Hear “Curtain Call” by Tabah from Symmetry Somewhere now via Impose or 89.3 The Current!




+++

“A mystically groovy sound. A tribal sense of belonging.” — Minneapolis City Pages

The five-piece Minneapolis-based band Tabah is often called out in the local press about its vocalist, Cecelia Erholtz. The word “Earthy” gets used a lot, and while not inaccurate, it leans into a place that is smaller than what is actually required to describe her. As a matter of fact, Erholtz’s “Earthy” vocals communicate something more universal than what could be attributed to any one planet. They could be “Jupitery,” or “Saturny,” and even Heavenly on Tabah’s debut album Symmetry Somewhere, scheduled for release on March 17th, 2017.

Erholtz’s powerful voice – she also contributes on guitar – needs a powerful band to support it. Grounded, if you will. Earthy? Tribal. It comes in the form of the adept playing of her classically-trained bandmates, Jeff Ley (guitar/vocals), Charlie Bruber (bass/vocals), Andrew Seitz (keyboards, vocals), and Murphy Janssen (drums/percussion.)
Together – and Tabah’s musicians really do sound like they are playing together – the band takes this music to a unique place where psych-heaviness and ethereal-wisp combine in a way that hasn’t necessarily been heard like this before. Consider this: Symmetry Somewhere is a head-bobbing, mind-bender of an album that was recorded in Nashville, and could pass for folk in its quieter moments, but is still loud enough to piss off neighbors by blowing off their doors.

Recorded live to tape, with minimal overdubs, the band worked tirelessly during the day at Welcome To 1979 Studios, and then retired to a cattle ranch just outside of Nashville where they would meet at a gazebo near a frog pond. That place soon became a temple where the five would find themselves reflecting, releasing, and crafting closely amongst relaxed moonlight, soft mornings and Southern thunderstorms.

“We became so close on that trip that it sometimes feels like we’re still there,” Bruber recalls. Perhaps Symmetry Somewhere is the sound of trust and distrust combined then, a document of the band’s evolution from five into one. “A balancing act of destruction and perseverance,” as Bruber terms it.

At the end of the day, however, Tabah is pragmatic when it comes to this, encouraging listener interpretations rather than trying to define them. Describing Tabah as a “blank and meaningless canvas,” Bruber continues, saying, “We are eternally grateful for the ways people have perceived us so far, and we believe that this album will finally allow listeners to get a sense of what we are really going for in our music.”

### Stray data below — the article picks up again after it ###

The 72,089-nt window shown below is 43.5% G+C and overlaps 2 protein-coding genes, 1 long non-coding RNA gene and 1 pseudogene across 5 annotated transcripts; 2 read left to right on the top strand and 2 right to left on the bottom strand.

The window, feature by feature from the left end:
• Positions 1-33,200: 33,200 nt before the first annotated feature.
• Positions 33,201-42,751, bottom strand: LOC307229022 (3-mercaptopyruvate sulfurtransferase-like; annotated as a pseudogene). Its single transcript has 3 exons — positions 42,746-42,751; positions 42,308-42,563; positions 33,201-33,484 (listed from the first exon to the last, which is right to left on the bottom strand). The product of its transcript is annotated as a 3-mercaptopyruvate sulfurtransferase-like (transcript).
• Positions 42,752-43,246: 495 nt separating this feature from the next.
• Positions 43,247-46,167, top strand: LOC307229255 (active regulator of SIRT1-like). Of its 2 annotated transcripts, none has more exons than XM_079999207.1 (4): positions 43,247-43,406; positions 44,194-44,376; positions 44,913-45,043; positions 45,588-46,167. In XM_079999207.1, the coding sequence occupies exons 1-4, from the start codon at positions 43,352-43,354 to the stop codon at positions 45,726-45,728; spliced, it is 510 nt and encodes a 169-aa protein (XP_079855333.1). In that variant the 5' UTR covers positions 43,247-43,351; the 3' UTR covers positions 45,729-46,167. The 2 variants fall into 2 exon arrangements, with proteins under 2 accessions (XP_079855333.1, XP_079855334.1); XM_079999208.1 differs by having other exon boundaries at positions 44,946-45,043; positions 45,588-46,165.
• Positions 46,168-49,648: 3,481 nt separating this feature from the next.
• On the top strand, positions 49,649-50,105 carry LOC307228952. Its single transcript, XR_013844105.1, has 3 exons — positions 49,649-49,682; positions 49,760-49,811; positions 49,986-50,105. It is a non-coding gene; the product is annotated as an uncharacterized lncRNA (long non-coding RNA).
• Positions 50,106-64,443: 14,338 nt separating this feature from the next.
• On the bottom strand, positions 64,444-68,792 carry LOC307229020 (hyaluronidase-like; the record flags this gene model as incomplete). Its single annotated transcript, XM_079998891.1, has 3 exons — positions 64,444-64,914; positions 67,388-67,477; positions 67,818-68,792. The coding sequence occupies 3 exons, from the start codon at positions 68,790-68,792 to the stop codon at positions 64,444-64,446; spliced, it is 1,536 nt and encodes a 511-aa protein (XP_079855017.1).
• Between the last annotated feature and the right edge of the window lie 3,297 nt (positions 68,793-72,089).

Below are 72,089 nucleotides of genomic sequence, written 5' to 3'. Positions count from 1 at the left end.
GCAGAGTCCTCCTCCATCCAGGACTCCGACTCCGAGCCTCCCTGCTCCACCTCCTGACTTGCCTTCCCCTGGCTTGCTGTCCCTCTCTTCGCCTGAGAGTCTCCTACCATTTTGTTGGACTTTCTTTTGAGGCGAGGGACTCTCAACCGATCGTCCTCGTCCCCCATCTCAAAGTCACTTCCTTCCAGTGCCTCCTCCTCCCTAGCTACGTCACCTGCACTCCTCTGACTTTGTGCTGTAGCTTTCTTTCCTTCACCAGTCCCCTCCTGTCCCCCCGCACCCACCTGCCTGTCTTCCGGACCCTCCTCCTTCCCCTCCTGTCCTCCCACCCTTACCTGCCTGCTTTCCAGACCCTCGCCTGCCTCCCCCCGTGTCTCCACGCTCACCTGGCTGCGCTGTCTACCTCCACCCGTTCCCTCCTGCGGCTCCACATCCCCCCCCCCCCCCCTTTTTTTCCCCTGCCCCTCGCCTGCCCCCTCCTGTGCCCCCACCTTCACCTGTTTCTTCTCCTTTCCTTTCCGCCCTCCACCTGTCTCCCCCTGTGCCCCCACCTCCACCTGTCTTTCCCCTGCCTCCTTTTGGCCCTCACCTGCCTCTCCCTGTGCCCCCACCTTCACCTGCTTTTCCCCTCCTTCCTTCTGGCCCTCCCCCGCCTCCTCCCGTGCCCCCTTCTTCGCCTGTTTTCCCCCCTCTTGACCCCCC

So far, it’s made a lot of sense for the Minneapolis NPR-affiliate, 89.3 The Current, which has consistently supported Tabah since the band’s first EP release in 2015, giving the single heavy rotation and naming it one of the best local tracks of the year. The resultant sell-out crowds at Tabah’s hometown venue, the famed 7th Street Entry, have only further cemented the group as a must-see live act in the city; a mystifying, haunting, soulful experience that will now go national with the release of the new album, and tour to follow.

The first single from Symmetry Somewhere is “Curtain Call,” an ironic choice for a beginning, but one that has actually been a part of the band’s set since the start. An earlier version of the song appeared on Tabah’s debut EP, but owing to the five-headed monster (or many-armed Buddha?) that is Tabah, the song has become something else over time.
Indeed, Janssen explains that “‘Curtain Call’ grew along with us.  Shorter, meatier, yet still lush, it now evokes a beginning that can only come from something else’s end.”
Bruber concurs, giving the song the credit for helping the band become what it is today.

“The reaction we received for that song in our early days of playing Minneapolis gave us the confidence to grow,” he says. “In some ways, ‘Curtain Call’ was the boost we needed for us to feel like we were doing something special.”

Now that Symmetry Somewhere is completed, the members of Tabah continue to seek – personally and also professionally – through their visceral ability to connect in meaningful ways with their rapidly expanding audience. Now they have the tangible result of this pursuit. The new album is already in their hands and ears, and soon, in yours. As for what can’t yet be physically grasped, it’s still waiting for us to discover. It might be Earthy. It’s definitely out there.

The debut album Symmetry Somewhere by Tabah is scheduled for release on March 17th, 2017, preceded by the single “Curtain Call,” streaming now. See Tabah on tour this spring. Members of Tabah are available for interviews. Contact Josh Bloom at Fanatic for more information.

+++

Tabah – On Tour

3/03/2017: Davenport, IA @ Daytrotter Downs Festival | Tickets
3/04/2017: Saint Paul, MN @ The Turf Club (Album Release Show)
3/05/2017: Iowa City, IA @ Gabe’s
3/06/2017: Des Moines, IA @ Vaudeville Mews
3/07/2017: Lawrence, KS @ Replay Lounge
3/08/2017: Wichita, KS @ Barleycorn’s
3/09/2017: Norman, OK @ The Red Brick Bar
3/13/2017: Austin, TX @ Cheers Shot Bar Rooftop (SXSW)
3/13/2017: Austin, TX @ The Thirsty Nickel
3/15/2017: Austin, TX @ Handlebar
3/16/2017: Austin, TX @ Cherrywood Coffehouse (SXSW)
3/18/2017: New Orleans, LA @ DMac's
3/19/2017: Jackson, MS @ Soul Wired Cafe
3/21/2017: Jackson, MS @ Offbeat
3/24/2017: Nashville, TN @ The 5 Spot (Album Release Show)

+++

Tabah
Symmetry Somewhere
(S/R)
March 17th, 2017
  

Track Listing:

01. Lucid State
02. Curtain Call (STREAM | MP3)
03. Closer To Colder
04. Bloom
05. Noble
06. The Hive
07. Spine
08. Kuker
09. False Balance